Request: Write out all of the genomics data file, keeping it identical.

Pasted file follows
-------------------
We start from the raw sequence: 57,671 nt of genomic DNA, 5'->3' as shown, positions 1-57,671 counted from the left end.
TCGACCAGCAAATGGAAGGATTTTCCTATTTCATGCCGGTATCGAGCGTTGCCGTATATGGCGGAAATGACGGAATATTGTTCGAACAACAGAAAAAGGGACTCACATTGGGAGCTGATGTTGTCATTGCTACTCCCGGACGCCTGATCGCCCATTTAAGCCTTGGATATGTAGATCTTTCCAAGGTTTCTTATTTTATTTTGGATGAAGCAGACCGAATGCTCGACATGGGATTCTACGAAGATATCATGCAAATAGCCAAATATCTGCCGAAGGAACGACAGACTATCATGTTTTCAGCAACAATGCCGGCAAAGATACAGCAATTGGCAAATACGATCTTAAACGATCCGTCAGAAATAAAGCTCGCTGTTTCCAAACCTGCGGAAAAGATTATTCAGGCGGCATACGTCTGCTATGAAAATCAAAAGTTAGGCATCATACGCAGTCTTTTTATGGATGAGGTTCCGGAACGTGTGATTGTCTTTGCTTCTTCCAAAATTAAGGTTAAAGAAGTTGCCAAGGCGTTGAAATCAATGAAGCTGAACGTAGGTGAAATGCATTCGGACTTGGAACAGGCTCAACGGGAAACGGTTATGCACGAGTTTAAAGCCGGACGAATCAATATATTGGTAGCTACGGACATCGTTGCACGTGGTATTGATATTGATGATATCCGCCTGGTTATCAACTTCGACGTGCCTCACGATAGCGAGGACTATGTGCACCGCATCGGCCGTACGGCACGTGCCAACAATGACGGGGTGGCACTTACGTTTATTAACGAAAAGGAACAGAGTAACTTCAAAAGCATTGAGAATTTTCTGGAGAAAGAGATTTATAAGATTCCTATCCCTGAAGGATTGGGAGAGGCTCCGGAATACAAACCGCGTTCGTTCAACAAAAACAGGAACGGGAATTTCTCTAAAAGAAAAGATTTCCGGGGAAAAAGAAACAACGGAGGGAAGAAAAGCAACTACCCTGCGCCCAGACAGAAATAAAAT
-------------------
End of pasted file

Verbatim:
We start from the raw sequence: 57,671 nt of genomic DNA, 5'->3' as shown, positions 1-57,671 counted from the left end.
TCGACCAGCAAATGGAAGGATTTTCCTATTTCATGCCGGTATCGAGCGTTGCCGTATATGGCGGAAATGACGGAATATTGTTCGAACAACAGAAAAAGGGACTCACATTGGGAGCTGATGTTGTCATTGCTACTCCCGGACGCCTGATCGCCCATTTAAGCCTTGGATATGTAGATCTTTCCAAGGTTTCTTATTTTATTTTGGATGAAGCAGACCGAATGCTCGACATGGGATTCTACGAAGATATCATGCAAATAGCCAAATATCTGCCGAAGGAACGACAGACTATCATGTTTTCAGCAACAATGCCGGCAAAGATACAGCAATTGGCAAATACGATCTTAAACGATCCGTCAGAAATAAAGCTCGCTGTTTCCAAACCTGCGGAAAAGATTATTCAGGCGGCATACGTCTGCTATGAAAATCAAAAGTTAGGCATCATACGCAGTCTTTTTATGGATGAGGTTCCGGAACGTGTGATTGTCTTTGCTTCTTCCAAAATTAAGGTTAAAGAAGTTGCCAAGGCGTTGAAATCAATGAAGCTGAACGTAGGTGAAATGCATTCGGACTTGGAACAGGCTCAACGGGAAACGGTTATGCACGAGTTTAAAGCCGGACGAATCAATATATTGGTAGCTACGGACATCGTTGCACGTGGTATTGATATTGATGATATCCGCCTGGTTATCAACTTCGACGTGCCTCACGATAGCGAGGACTATGTGCACCGCATCGGCCGTACGGCACGTGCCAACAATGACGGGGTGGCACTTACGTTTATTAACGAAAAGGAACAGAGTAACTTCAAAAGCATTGAGAATTTTCTGGAGAAAGAGATTTATAAGATTCCTATCCCTGAAGGATTGGGAGAGGCTCCGGAATACAAACCGCGTTCGTTCAACAAAAACAGGAACGGGAATTTCTCTAAAAGAAAAGATTTCCGGGGAAAAAGAAACAACGGAGGGAAGAAAAGCAACTACCCTGCGCCCAGACAGAAATAAAAT